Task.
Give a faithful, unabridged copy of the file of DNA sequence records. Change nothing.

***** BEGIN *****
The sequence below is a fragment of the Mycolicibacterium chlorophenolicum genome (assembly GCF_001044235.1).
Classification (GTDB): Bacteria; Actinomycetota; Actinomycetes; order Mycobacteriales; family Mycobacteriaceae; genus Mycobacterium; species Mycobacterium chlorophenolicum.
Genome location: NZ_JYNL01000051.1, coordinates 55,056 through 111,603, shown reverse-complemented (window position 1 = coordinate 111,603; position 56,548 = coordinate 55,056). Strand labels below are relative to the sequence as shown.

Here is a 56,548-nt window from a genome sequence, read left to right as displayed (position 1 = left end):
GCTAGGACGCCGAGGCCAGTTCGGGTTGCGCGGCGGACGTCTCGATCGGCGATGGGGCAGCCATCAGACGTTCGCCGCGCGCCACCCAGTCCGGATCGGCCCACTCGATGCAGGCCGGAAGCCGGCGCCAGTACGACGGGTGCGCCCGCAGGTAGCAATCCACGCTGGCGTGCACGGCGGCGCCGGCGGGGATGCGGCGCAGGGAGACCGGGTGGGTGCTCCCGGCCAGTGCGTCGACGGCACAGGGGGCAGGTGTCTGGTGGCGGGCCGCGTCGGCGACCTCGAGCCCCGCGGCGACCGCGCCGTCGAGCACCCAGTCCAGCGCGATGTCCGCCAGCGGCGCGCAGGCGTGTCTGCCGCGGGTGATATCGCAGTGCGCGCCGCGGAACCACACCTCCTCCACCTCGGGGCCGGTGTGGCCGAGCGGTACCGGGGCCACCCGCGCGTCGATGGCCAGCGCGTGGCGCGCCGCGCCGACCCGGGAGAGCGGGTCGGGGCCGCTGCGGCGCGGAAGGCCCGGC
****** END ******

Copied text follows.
The sequence below is a fragment of the Mycolicibacterium chlorophenolicum genome (assembly GCF_001044235.1).
Classification (GTDB): Bacteria; Actinomycetota; Actinomycetes; order Mycobacteriales; family Mycobacteriaceae; genus Mycobacterium; species Mycobacterium chlorophenolicum.
Genome location: NZ_JYNL01000051.1, coordinates 55,056 through 111,603, shown reverse-complemented (window position 1 = coordinate 111,603; position 56,548 = coordinate 55,056). Strand labels below are relative to the sequence as shown.

Here is a 56,548-nt window from a genome sequence, read left to right as displayed (position 1 = left end):
GCTAGGACGCCGAGGCCAGTTCGGGTTGCGCGGCGGACGTCTCGATCGGCGATGGGGCAGCCATCAGACGTTCGCCGCGCGCCACCCAGTCCGGATCGGCCCACTCGATGCAGGCCGGAAGCCGGCGCCAGTACGACGGGTGCGCCCGCAGGTAGCAATCCACGCTGGCGTGCACGGCGGCGCCGGCGGGGATGCGGCGCAGGGAGACCGGGTGGGTGCTCCCGGCCAGTGCGTCGACGGCACAGGGGGCAGGTGTCTGGTGGCGGGCCGCGTCGGCGACCTCGAGCCCCGCGGCGACCGCGCCGTCGAGCACCCAGTCCAGCGCGATGTCCGCCAGCGGCGCGCAGGCGTGTCTGCCGCGGGTGATATCGCAGTGCGCGCCGCGGAACCACACCTCCTCCACCTCGGGGCCGGTGTGGCCGAGCGGTACCGGGGCCACCCGCGCGTCGATGGCCAGCGCGTGGCGCGCCGCGCCGACCCGGGAGAGCGGGTCGGGGCCGCTGCGGCGCGGAAGGCCCGGC